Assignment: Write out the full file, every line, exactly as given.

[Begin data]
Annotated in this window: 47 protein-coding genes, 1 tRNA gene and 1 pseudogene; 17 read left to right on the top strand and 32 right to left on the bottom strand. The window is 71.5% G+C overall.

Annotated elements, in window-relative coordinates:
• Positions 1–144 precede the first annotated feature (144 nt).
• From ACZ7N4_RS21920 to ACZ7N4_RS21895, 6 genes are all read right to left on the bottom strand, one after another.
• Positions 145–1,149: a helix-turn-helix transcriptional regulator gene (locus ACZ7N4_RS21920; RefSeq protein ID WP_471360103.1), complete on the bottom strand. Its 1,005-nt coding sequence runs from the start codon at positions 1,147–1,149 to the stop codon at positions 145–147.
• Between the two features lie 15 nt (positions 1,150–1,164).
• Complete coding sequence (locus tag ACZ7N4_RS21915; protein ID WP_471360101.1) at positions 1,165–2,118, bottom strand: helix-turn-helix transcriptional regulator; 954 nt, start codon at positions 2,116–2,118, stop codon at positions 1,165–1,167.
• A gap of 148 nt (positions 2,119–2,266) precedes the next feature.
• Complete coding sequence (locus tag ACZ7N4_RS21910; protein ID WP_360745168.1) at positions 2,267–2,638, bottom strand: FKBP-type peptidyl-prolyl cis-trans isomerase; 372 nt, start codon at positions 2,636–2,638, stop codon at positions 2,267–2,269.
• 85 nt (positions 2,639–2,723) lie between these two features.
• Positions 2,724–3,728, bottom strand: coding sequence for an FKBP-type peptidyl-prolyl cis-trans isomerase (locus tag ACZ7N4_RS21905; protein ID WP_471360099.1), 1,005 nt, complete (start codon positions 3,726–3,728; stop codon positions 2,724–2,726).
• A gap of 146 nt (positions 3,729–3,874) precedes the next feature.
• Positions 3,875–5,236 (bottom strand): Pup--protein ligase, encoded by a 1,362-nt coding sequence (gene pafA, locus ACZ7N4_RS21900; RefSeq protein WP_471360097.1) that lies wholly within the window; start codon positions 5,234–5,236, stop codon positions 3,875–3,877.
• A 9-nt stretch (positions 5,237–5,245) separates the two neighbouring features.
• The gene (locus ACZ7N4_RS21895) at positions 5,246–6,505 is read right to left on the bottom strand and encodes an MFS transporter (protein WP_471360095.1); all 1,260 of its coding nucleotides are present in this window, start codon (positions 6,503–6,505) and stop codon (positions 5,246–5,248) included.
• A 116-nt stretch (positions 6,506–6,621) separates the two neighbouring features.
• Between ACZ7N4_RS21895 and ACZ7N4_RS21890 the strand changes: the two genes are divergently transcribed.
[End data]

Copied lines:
Annotated in this window: 47 protein-coding genes, 1 tRNA gene and 1 pseudogene; 17 read left to right on the top strand and 32 right to left on the bottom strand. The window is 71.5% G+C overall.

Annotated elements, in window-relative coordinates:
• Positions 1–144 precede the first annotated feature (144 nt).
• From ACZ7N4_RS21920 to ACZ7N4_RS21895, 6 genes are all read right to left on the bottom strand, one after another.
• Positions 145–1,149: a helix-turn-helix transcriptional regulator gene (locus ACZ7N4_RS21920; RefSeq protein ID WP_471360103.1), complete on the bottom strand. Its 1,005-nt coding sequence runs from the start codon at positions 1,147–1,149 to the stop codon at positions 145–147.
• Between the two features lie 15 nt (positions 1,150–1,164).
• Complete coding sequence (locus tag ACZ7N4_RS21915; protein ID WP_471360101.1) at positions 1,165–2,118, bottom strand: helix-turn-helix transcriptional regulator; 954 nt, start codon at positions 2,116–2,118, stop codon at positions 1,165–1,167.
• A gap of 148 nt (positions 2,119–2,266) precedes the next feature.
• Complete coding sequence (locus tag ACZ7N4_RS21910; protein ID WP_360745168.1) at positions 2,267–2,638, bottom strand: FKBP-type peptidyl-prolyl cis-trans isomerase; 372 nt, start codon at positions 2,636–2,638, stop codon at positions 2,267–2,269.
• 85 nt (positions 2,639–2,723) lie between these two features.
• Positions 2,724–3,728, bottom strand: coding sequence for an FKBP-type peptidyl-prolyl cis-trans isomerase (locus tag ACZ7N4_RS21905; protein ID WP_471360099.1), 1,005 nt, complete (start codon positions 3,726–3,728; stop codon positions 2,724–2,726).
• A gap of 146 nt (positions 3,729–3,874) precedes the next feature.
• Positions 3,875–5,236 (bottom strand): Pup--protein ligase, encoded by a 1,362-nt coding sequence (gene pafA, locus ACZ7N4_RS21900; RefSeq protein WP_471360097.1) that lies wholly within the window; start codon positions 5,234–5,236, stop codon positions 3,875–3,877.
• A 9-nt stretch (positions 5,237–5,245) separates the two neighbouring features.
• The gene (locus ACZ7N4_RS21895) at positions 5,246–6,505 is read right to left on the bottom strand and encodes an MFS transporter (protein WP_471360095.1); all 1,260 of its coding nucleotides are present in this window, start codon (positions 6,503–6,505) and stop codon (positions 5,246–5,248) included.
• A 116-nt stretch (positions 6,506–6,621) separates the two neighbouring features.
• Between ACZ7N4_RS21895 and ACZ7N4_RS21890 the strand changes: the two genes are divergently transcribed.